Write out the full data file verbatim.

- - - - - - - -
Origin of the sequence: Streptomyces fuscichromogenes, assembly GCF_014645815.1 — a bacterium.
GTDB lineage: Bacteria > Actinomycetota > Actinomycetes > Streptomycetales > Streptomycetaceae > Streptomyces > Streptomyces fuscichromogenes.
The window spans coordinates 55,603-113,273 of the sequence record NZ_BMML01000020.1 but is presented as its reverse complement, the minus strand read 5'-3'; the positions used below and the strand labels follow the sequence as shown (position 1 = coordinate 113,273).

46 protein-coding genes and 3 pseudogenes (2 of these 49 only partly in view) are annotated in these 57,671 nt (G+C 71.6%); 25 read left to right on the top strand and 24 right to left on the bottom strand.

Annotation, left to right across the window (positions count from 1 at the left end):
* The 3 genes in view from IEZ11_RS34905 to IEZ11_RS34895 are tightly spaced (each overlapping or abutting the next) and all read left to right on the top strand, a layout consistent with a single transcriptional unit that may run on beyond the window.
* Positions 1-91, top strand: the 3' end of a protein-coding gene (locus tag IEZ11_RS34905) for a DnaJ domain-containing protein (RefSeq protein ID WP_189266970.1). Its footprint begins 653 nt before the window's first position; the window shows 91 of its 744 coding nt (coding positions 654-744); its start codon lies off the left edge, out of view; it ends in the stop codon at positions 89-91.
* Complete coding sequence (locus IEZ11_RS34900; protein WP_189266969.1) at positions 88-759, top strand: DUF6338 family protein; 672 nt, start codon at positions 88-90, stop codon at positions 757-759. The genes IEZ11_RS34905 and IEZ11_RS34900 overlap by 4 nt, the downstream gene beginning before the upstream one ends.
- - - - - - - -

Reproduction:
Origin of the sequence: Streptomyces fuscichromogenes, assembly GCF_014645815.1 — a bacterium.
GTDB lineage: Bacteria > Actinomycetota > Actinomycetes > Streptomycetales > Streptomycetaceae > Streptomyces > Streptomyces fuscichromogenes.
The window spans coordinates 55,603-113,273 of the sequence record NZ_BMML01000020.1 but is presented as its reverse complement, the minus strand read 5'-3'; the positions used below and the strand labels follow the sequence as shown (position 1 = coordinate 113,273).

46 protein-coding genes and 3 pseudogenes (2 of these 49 only partly in view) are annotated in these 57,671 nt (G+C 71.6%); 25 read left to right on the top strand and 24 right to left on the bottom strand.

Annotation, left to right across the window (positions count from 1 at the left end):
* The 3 genes in view from IEZ11_RS34905 to IEZ11_RS34895 are tightly spaced (each overlapping or abutting the next) and all read left to right on the top strand, a layout consistent with a single transcriptional unit that may run on beyond the window.
* Positions 1-91, top strand: the 3' end of a protein-coding gene (locus tag IEZ11_RS34905) for a DnaJ domain-containing protein (RefSeq protein ID WP_189266970.1). Its footprint begins 653 nt before the window's first position; the window shows 91 of its 744 coding nt (coding positions 654-744); its start codon lies off the left edge, out of view; it ends in the stop codon at positions 89-91.
* Complete coding sequence (locus IEZ11_RS34900; protein WP_189266969.1) at positions 88-759, top strand: DUF6338 family protein; 672 nt, start codon at positions 88-90, stop codon at positions 757-759. The genes IEZ11_RS34905 and IEZ11_RS34900 overlap by 4 nt, the downstream gene beginning before the upstream one ends.